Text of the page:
An Auckland woman is furious after her flash house was turned into an outhouse by what she believes is flying human waste.
Karen Bass told the Herald on Sunday yesterday that her two-storey Flat Bush home and her silver car were covered in splotches of excrement dumped from a passing plane overnight.
Her home is directly in the flight path for planes flying into Auckland International Airport.
"The first thing when I walked out of my door this morning and I saw it, I thought an airplane s*** on us. You open the door and it smells like s***," she said.
"I'm absolutely disgusted at the moment. The amount of crap everywhere is horrendous."
Bass said she "absolutely" believed that the brown clumps, which also dotted the footpath, was human excrement.
She has collected a sample which she will get independently tested.
"There's no way it's a bird or animal poo, it's horrible. I"m sure it's human, what else could it be with huge clumps like that?" she said.
"It honestly smells like s*** out there. I came back in and my stomach was turning, thinking what it could be."
A spokeswoman from Airways New Zealand told the Herald on Sunday that "it's not something we would know about" and suggested Bass called the airline to complain.
But as it happened overnight, Bass did not know which airline had flown over her home as she slept and her call to complain to Airways NZ was "fobbed off", she said.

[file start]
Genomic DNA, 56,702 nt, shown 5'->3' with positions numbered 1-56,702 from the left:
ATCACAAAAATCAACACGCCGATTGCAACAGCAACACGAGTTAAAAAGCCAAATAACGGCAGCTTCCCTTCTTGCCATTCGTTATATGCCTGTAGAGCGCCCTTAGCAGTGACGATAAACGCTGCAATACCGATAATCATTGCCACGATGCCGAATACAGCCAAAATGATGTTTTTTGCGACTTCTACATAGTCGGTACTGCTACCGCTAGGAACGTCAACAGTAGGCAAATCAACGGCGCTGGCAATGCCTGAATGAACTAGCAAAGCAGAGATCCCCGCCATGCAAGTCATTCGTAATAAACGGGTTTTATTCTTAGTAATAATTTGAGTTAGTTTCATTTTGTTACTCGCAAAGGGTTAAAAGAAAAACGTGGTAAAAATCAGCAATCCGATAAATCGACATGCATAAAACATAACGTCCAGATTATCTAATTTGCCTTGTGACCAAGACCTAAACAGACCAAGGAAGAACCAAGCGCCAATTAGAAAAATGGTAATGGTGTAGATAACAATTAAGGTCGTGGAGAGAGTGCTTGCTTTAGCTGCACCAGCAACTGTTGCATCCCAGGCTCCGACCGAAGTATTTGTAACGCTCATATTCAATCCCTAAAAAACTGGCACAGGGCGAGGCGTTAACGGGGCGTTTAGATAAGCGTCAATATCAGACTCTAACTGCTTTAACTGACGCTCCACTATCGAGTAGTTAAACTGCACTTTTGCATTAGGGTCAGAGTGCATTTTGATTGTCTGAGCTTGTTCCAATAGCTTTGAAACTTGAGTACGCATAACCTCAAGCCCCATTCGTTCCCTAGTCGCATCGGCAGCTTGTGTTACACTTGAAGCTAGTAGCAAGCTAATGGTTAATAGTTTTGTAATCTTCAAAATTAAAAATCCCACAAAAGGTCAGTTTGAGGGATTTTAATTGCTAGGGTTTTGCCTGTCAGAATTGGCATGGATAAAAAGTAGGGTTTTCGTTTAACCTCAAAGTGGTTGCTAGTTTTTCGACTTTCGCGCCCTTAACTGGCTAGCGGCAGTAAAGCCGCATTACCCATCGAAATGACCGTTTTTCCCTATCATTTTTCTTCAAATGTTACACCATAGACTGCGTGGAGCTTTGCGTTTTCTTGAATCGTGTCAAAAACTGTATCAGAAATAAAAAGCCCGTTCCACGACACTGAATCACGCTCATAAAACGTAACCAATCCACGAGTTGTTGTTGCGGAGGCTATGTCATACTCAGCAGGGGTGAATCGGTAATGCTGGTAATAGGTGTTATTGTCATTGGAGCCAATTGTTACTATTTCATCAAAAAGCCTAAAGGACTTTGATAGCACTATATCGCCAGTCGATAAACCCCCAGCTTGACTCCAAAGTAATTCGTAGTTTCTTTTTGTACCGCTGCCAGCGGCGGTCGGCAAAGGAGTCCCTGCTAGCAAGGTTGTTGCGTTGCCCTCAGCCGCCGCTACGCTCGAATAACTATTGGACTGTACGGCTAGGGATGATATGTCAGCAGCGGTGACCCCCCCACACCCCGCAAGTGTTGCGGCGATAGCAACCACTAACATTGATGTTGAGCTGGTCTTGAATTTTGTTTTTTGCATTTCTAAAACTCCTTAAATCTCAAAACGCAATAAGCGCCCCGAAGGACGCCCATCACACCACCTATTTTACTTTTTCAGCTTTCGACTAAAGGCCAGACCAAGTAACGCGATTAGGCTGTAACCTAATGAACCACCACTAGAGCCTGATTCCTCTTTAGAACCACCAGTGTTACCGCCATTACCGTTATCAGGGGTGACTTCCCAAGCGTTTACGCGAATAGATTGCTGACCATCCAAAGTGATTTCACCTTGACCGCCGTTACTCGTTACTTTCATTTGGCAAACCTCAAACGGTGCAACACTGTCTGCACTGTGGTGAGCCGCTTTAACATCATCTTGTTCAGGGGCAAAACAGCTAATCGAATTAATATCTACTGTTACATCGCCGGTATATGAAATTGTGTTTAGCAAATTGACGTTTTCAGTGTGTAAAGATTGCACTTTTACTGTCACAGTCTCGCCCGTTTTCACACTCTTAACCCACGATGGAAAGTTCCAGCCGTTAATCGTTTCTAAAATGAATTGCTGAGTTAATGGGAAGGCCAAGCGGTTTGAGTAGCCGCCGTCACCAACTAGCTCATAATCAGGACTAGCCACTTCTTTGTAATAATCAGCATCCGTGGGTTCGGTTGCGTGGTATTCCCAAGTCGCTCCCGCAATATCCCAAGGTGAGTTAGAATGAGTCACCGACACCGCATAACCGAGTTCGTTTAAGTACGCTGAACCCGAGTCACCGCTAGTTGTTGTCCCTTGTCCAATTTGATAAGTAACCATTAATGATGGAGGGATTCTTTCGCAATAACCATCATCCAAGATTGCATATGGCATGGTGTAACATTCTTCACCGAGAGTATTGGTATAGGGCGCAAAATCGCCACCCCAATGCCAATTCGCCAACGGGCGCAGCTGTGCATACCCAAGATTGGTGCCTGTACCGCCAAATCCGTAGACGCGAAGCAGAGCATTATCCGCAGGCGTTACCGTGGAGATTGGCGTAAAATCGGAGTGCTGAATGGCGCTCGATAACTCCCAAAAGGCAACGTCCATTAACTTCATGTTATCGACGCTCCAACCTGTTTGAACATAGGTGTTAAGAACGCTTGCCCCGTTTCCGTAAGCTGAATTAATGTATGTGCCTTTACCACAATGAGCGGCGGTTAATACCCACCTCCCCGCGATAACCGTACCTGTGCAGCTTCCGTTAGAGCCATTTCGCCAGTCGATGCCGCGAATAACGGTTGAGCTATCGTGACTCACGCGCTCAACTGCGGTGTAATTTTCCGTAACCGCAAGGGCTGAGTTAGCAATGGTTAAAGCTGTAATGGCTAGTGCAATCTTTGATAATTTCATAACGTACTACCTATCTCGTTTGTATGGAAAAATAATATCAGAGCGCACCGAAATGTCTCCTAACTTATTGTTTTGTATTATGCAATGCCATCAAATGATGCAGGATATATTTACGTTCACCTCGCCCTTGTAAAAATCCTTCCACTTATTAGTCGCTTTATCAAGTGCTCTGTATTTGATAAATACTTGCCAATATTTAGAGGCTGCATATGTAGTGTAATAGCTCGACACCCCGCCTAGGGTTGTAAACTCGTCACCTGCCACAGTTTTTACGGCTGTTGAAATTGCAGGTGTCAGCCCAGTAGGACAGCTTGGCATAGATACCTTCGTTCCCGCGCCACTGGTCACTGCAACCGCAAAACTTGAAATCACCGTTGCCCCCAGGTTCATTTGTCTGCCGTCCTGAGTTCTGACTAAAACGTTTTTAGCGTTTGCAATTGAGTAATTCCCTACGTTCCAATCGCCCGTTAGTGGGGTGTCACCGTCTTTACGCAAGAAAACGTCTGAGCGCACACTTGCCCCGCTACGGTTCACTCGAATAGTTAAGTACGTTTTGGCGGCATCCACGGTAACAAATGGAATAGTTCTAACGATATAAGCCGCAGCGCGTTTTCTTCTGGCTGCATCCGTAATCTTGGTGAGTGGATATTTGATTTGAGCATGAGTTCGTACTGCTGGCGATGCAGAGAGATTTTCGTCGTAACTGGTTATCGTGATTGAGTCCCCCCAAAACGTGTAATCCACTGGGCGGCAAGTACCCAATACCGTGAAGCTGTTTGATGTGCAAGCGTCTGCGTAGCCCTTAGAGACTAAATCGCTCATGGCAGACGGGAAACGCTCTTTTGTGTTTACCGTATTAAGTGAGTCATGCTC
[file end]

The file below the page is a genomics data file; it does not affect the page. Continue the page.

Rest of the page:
A resident who lives in rural Auckland says waste dumping is not uncommon.
The man, who did not want to be named, said planes had dumped waste on his Karaka home at least three times, most recently, a month ago.
He had complained to the Civil Aviation Authority, but had "given up" after years of fighting.
"I fought it hard, we got tests done that proved it was human matter and even at that point the CAA still kicked their heels in, they wouldn't have a bar of it," he said.
"I've given up now, they're too big and powerful to fight."
The man said the CAA put the waste down to migrating ducks, but the first time it happened he had seen the plane fly overhead and it had fallen directly on him, his wife and children.
He added that he had also spent about $20,000 to get a borehole put in to his property after waste continually fell into their water tank.
A spokesman for the CAA last night said they had received no complaints to date. They would only investigate after a file had been lodged with them.
Aviation expert Peter Clarke said that it was "very, very rare" for aircraft to dump effluent.
"All big commercial aircraft contain all waste products, especially from toilets. The only waste product that can possibly leave the aircraft is when they vent away some of the fluids from the galleys, just water," said Clarke.
He added that the foul debris dotting Bass' home could be one of several things, including bird droppings, but admitted that "nothing is impossible".
"The tanks on the aircraft can leak, they've been known to leak but it's a very uncommon occurrence," he said.
"Manufacturers go to great extremes to develop safe systems and operations of aircraft to contain the waste. Planes do not fly around dumping waste."